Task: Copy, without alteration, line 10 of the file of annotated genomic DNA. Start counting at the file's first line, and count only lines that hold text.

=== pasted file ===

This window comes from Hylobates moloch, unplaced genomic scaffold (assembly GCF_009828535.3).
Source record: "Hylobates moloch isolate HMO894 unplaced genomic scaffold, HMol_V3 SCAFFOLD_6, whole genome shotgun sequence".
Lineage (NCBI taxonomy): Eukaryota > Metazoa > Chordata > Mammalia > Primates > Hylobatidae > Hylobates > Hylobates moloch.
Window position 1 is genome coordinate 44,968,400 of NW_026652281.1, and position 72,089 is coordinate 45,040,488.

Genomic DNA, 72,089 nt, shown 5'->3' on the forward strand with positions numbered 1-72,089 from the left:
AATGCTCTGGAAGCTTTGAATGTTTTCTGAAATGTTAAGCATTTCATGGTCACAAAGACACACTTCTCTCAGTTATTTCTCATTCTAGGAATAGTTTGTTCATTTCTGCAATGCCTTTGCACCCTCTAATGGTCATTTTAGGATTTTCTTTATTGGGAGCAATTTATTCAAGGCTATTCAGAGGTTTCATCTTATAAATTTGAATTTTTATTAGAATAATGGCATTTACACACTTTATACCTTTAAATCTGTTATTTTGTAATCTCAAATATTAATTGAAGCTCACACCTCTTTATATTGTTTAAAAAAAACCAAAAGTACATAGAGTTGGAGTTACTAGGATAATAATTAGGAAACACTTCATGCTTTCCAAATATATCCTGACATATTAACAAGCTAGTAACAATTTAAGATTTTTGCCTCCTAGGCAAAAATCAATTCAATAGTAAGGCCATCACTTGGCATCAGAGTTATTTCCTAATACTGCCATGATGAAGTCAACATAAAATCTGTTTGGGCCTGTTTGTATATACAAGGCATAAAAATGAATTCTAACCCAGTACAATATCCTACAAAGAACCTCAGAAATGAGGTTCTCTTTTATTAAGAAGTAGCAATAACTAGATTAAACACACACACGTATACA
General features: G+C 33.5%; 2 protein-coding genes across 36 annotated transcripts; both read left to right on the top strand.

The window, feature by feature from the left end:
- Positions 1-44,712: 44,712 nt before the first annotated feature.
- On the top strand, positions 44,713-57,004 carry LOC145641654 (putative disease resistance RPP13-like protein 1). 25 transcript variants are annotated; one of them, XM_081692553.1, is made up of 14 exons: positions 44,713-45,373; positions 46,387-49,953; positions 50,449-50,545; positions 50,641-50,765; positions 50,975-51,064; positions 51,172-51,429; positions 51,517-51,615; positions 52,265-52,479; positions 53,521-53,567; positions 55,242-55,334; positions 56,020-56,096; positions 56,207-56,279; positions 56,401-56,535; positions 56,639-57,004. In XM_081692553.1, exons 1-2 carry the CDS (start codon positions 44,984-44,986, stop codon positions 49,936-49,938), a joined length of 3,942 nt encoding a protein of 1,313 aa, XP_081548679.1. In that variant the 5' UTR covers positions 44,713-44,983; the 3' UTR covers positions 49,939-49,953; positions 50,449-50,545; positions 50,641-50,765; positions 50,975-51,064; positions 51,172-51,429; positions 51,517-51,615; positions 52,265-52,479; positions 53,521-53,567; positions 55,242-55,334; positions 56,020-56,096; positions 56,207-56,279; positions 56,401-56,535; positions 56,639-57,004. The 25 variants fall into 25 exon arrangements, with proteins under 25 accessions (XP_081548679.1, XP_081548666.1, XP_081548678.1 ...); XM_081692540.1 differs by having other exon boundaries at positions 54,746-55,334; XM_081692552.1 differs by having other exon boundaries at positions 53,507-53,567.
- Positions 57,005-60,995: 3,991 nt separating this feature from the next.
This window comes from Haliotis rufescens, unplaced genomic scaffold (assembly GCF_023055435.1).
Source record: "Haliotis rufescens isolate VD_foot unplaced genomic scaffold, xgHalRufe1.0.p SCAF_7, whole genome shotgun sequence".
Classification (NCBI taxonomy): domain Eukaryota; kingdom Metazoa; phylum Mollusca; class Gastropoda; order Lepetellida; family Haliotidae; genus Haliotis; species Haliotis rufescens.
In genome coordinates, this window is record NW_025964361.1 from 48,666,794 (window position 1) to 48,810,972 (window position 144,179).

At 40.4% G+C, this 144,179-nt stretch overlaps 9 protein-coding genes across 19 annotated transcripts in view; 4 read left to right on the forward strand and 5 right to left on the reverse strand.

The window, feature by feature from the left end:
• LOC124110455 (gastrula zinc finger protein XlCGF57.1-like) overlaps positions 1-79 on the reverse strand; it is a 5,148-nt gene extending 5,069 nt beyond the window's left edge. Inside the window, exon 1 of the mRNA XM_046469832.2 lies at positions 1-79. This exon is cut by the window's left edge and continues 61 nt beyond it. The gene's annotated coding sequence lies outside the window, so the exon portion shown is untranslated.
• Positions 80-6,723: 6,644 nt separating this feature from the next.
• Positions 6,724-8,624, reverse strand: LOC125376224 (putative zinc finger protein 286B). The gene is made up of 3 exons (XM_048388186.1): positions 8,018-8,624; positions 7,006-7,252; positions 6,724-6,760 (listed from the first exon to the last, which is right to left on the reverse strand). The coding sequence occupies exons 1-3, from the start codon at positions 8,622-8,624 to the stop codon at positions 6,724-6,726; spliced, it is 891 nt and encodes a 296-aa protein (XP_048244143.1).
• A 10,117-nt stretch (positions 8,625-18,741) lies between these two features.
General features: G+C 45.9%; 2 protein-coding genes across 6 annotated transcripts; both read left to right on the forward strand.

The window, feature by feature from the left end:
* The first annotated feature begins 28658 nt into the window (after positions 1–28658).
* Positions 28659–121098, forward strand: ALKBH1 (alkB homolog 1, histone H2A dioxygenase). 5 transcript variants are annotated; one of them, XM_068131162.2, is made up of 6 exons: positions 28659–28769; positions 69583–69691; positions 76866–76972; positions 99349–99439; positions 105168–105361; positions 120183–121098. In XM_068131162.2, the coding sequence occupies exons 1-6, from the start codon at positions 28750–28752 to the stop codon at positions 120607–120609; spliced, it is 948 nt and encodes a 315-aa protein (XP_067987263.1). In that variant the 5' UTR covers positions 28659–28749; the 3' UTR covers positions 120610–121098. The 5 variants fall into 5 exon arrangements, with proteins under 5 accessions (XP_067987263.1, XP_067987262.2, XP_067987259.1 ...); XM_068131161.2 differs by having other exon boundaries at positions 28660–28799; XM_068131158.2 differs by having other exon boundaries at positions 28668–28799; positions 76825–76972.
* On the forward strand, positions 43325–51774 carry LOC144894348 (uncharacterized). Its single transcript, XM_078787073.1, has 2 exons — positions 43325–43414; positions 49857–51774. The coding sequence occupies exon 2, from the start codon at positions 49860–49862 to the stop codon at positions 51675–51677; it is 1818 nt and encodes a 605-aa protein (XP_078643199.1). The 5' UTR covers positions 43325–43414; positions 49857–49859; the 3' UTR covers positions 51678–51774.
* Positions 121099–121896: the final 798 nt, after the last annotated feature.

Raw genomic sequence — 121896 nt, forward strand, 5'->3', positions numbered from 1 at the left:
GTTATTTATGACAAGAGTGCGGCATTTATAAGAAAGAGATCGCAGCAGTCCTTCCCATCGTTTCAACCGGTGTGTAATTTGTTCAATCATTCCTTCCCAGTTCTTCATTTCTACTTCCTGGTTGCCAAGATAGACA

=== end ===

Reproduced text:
- On the top strand, positions 44,713-57,004 carry LOC145641654 (putative disease resistance RPP13-like protein 1). 25 transcript variants are annotated; one of them, XM_081692553.1, is made up of 14 exons: positions 44,713-45,373; positions 46,387-49,953; positions 50,449-50,545; positions 50,641-50,765; positions 50,975-51,064; positions 51,172-51,429; positions 51,517-51,615; positions 52,265-52,479; positions 53,521-53,567; positions 55,242-55,334; positions 56,020-56,096; positions 56,207-56,279; positions 56,401-56,535; positions 56,639-57,004. In XM_081692553.1, exons 1-2 carry the CDS (start codon positions 44,984-44,986, stop codon positions 49,936-49,938), a joined length of 3,942 nt encoding a protein of 1,313 aa, XP_081548679.1. In that variant the 5' UTR covers positions 44,713-44,983; the 3' UTR covers positions 49,939-49,953; positions 50,449-50,545; positions 50,641-50,765; positions 50,975-51,064; positions 51,172-51,429; positions 51,517-51,615; positions 52,265-52,479; positions 53,521-53,567; positions 55,242-55,334; positions 56,020-56,096; positions 56,207-56,279; positions 56,401-56,535; positions 56,639-57,004. The 25 variants fall into 25 exon arrangements, with proteins under 25 accessions (XP_081548679.1, XP_081548666.1, XP_081548678.1 ...); XM_081692540.1 differs by having other exon boundaries at positions 54,746-55,334; XM_081692552.1 differs by having other exon boundaries at positions 53,507-53,567.